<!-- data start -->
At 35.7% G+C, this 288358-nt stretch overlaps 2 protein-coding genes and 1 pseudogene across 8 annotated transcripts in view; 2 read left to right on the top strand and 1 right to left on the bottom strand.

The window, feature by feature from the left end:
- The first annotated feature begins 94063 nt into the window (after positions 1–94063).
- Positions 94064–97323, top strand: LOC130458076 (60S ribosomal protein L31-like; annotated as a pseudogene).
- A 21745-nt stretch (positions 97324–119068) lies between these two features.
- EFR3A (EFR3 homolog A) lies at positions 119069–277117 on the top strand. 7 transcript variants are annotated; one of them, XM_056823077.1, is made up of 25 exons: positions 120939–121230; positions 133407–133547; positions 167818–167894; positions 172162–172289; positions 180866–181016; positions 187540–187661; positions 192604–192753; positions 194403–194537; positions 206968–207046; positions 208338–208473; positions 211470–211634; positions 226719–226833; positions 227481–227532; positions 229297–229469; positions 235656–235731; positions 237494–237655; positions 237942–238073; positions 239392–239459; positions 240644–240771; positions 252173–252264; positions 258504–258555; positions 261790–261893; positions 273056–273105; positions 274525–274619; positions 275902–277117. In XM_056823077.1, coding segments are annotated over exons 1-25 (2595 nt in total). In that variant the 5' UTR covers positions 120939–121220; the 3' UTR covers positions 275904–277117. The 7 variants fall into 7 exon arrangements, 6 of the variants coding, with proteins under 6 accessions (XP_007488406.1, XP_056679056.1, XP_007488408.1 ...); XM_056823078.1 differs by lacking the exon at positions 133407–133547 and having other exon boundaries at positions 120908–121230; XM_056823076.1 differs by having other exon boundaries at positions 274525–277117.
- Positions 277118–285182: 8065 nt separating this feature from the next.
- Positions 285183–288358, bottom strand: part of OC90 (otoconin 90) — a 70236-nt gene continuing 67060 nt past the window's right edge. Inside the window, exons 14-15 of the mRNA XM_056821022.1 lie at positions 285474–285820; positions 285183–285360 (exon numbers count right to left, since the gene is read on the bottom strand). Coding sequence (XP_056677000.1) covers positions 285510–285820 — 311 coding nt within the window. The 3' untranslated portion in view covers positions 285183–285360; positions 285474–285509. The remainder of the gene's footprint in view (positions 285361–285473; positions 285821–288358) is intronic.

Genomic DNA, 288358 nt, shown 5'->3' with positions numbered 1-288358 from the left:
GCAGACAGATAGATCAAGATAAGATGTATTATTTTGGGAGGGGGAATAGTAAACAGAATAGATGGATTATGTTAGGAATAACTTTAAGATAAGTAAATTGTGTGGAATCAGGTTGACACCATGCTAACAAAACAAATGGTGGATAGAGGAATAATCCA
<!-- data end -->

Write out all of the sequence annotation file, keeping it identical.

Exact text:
At 35.7% G+C, this 288358-nt stretch overlaps 2 protein-coding genes and 1 pseudogene across 8 annotated transcripts in view; 2 read left to right on the top strand and 1 right to left on the bottom strand.

The window, feature by feature from the left end:
- The first annotated feature begins 94063 nt into the window (after positions 1–94063).
- Positions 94064–97323, top strand: LOC130458076 (60S ribosomal protein L31-like; annotated as a pseudogene).
- A 21745-nt stretch (positions 97324–119068) lies between these two features.
- EFR3A (EFR3 homolog A) lies at positions 119069–277117 on the top strand. 7 transcript variants are annotated; one of them, XM_056823077.1, is made up of 25 exons: positions 120939–121230; positions 133407–133547; positions 167818–167894; positions 172162–172289; positions 180866–181016; positions 187540–187661; positions 192604–192753; positions 194403–194537; positions 206968–207046; positions 208338–208473; positions 211470–211634; positions 226719–226833; positions 227481–227532; positions 229297–229469; positions 235656–235731; positions 237494–237655; positions 237942–238073; positions 239392–239459; positions 240644–240771; positions 252173–252264; positions 258504–258555; positions 261790–261893; positions 273056–273105; positions 274525–274619; positions 275902–277117. In XM_056823077.1, coding segments are annotated over exons 1-25 (2595 nt in total). In that variant the 5' UTR covers positions 120939–121220; the 3' UTR covers positions 275904–277117. The 7 variants fall into 7 exon arrangements, 6 of the variants coding, with proteins under 6 accessions (XP_007488406.1, XP_056679056.1, XP_007488408.1 ...); XM_056823078.1 differs by lacking the exon at positions 133407–133547 and having other exon boundaries at positions 120908–121230; XM_056823076.1 differs by having other exon boundaries at positions 274525–277117.
- Positions 277118–285182: 8065 nt separating this feature from the next.
- Positions 285183–288358, bottom strand: part of OC90 (otoconin 90) — a 70236-nt gene continuing 67060 nt past the window's right edge. Inside the window, exons 14-15 of the mRNA XM_056821022.1 lie at positions 285474–285820; positions 285183–285360 (exon numbers count right to left, since the gene is read on the bottom strand). Coding sequence (XP_056677000.1) covers positions 285510–285820 — 311 coding nt within the window. The 3' untranslated portion in view covers positions 285183–285360; positions 285474–285509. The remainder of the gene's footprint in view (positions 285361–285473; positions 285821–288358) is intronic.

Genomic DNA, 288358 nt, shown 5'->3' with positions numbered 1-288358 from the left:
GCAGACAGATAGATCAAGATAAGATGTATTATTTTGGGAGGGGGAATAGTAAACAGAATAGATGGATTATGTTAGGAATAACTTTAAGATAAGTAAATTGTGTGGAATCAGGTTGACACCATGCTAACAAAACAAATGGTGGATAGAGGAATAATCCA